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Have you ever noticed that the official name data for your state or territory doesn’t always tally with your own experiences? Perhaps overall there were more baby girls named Mia in your state than anything else, and yet in your own town, every second person seems to be calling their new baby Ava, or Scarlett. You might even pick a name much further down the rankings, such as Jett, but when you rock up to the first day of kindy, there’s four other boys named Jett in your son’s class (plus two named Jhett).

If you’re interested in name popularity, it helps to keep a weather eye on the local conditions. The easiest way to do this is to read the birth announcements in your local paper, which is where the information on these towns and regional centres came from.

GEELONG

Boys

1. Oliver (#3)

2. William (#2)

3. Charlie (#18)

4. Harry (#19)

5. Archie (#37)

6. Xavier (#13)

7. Jack (#1)

8. Noah (#5)

9. James (#7)

10. Cooper (#11) and Oscar (#20)

Girls

1. Amelia (#8)

2. Olivia (#3)

3. Mia (#1)

4. Sophie (#11)

5. Chloe (#4)

6. Ruby (#2)

7. Matilda (#16)

8. Sienna (#7)

9. Willow (#39

10. Ella (#9), Emily (#12), Evie (#24), Milla (#35) and Zoe (#15)

BALLARAT [pictured]

A lady named Ruth Matthews has been collating name data from birth notices in “The Courier” since 1964, after the birth of her first child. Trends she has noticed include a wider pool of names (107 names for boys in 1965, compared to 235 in 2011), variant spellings of popular names, and unisex names. Mrs Matthews counts similar names as one.

Boys

1. Cooper (#11)

2. Harry (#19) or Harrison (#29)

3. Jack (#1) or Jackson (#30)

4. Oliver (#3), Will (-) or William (#2)

5. Thomas (#6) or Tom (-)

6. James (#7)

7. Max (#14) or Maxwell (-), Xavier (#13)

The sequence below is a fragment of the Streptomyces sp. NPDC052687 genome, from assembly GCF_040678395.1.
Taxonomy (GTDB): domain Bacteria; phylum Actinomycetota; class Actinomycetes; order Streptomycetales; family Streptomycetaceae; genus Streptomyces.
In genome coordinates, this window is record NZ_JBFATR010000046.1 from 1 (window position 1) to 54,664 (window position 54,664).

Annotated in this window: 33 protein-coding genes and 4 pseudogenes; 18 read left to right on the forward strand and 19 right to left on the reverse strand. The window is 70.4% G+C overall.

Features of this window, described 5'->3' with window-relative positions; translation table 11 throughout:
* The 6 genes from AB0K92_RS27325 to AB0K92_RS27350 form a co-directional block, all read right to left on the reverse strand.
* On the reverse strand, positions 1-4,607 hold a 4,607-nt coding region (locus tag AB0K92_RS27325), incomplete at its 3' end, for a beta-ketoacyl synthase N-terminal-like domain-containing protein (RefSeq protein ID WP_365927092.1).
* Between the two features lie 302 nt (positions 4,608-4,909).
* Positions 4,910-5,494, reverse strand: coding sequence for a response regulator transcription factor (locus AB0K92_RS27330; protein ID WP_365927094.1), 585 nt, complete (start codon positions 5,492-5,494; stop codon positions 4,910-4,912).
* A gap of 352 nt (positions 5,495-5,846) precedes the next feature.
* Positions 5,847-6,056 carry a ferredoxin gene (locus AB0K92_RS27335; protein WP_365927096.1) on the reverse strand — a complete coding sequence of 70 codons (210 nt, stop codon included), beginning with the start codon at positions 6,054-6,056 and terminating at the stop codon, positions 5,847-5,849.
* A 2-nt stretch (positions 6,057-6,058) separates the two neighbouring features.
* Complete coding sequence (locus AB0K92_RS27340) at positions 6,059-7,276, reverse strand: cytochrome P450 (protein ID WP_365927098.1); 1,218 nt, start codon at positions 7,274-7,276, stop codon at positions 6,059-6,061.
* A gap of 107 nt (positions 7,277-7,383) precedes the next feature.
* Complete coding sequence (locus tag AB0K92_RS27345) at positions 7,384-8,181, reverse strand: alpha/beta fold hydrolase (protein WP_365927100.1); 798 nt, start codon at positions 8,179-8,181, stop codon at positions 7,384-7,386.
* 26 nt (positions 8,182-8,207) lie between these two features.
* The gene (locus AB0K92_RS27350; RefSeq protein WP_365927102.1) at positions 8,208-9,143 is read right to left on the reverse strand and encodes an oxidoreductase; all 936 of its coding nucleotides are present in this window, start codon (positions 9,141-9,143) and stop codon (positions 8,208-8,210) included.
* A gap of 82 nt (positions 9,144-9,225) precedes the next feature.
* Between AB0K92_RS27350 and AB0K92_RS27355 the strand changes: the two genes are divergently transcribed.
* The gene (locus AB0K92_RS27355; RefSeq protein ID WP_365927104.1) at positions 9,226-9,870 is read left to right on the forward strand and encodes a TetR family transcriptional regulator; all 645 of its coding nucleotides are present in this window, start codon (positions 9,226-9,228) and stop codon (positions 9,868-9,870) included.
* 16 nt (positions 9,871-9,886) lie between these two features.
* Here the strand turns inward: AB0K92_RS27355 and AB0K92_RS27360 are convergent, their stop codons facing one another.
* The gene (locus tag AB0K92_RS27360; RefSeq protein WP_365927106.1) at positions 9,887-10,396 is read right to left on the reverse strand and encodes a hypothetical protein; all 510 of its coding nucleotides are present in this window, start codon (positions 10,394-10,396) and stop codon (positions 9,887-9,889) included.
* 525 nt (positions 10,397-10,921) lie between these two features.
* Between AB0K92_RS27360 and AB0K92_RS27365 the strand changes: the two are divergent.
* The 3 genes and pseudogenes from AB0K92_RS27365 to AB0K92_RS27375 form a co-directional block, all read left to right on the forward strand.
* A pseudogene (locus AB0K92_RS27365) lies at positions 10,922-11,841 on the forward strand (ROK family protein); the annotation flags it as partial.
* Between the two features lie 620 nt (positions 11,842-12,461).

8. Lachlan (#10)

Girls

1. Ruby (#2)

2. Charlotte (#5), Lily (#10)

3. Mia (#1)

4. Grace (#14) or Gracie (-), Lucy (#17), Maddison (#43)

5. Isabella (#6), Olivia (#3)

6. Olive (#82), Chloe (#4), Evie (#24), Matilda (#16), Sophie (#11)

7. Addison (#54), Annabelle (#50), Chelsea (#38), Ella (#9), Emily (#12), Sienna (#7)

THE SOUTH-WEST REGION

They collated their names even more vaguely, counting Ava and Eva as the same name, as well as Pippa and Piper.

Boys

1. Harry (#19)
2. Charlie (#18), Oliver (#3), Thomas/Tom/Tommy/Tommie (#6)
3. Archie (#37)
4. Cooper (#11), Harrison (#29), Lewis/Louis (#96), William/Will/Wil (#2)
5. Harvey (#66), Lachlan (#10)

Girls

1. Isabelle/Isabel/Isobel/Isabella/Bella (#26/46/-/6/88)
2. Ava/Eva (#12/27), Grace (#14)
3. Emily (#12), Madison/Maddison (#30/43), Mia (#1), Zoe (#15)
4. Amelia/Amellia/Amalia (#8), Charlotte (#5), Pippa/Piper (-/#75), Sophie (#11)

Another way to keep track of local baby names is to contact the local hospital in your area, to see if someone makes a public record of the most popular baby names.

At Bacchus Marsh and Melton Regional Hospital, just outside Melbourne, the most popular name for girls was Ruby, and the most popular name for boys was either Lachlan or Ryan. Other popular girls names were Isabelle, Lilly, Olivia, Sienna, Zoe, Amelia, Ava, Ellie, Hayley and Matilda, and for the boys, it was Cooper, Jack, Thomas and Tyler. In Bacchus Marsh, Xavier, Jaxon and Ryder are considered unusual names.

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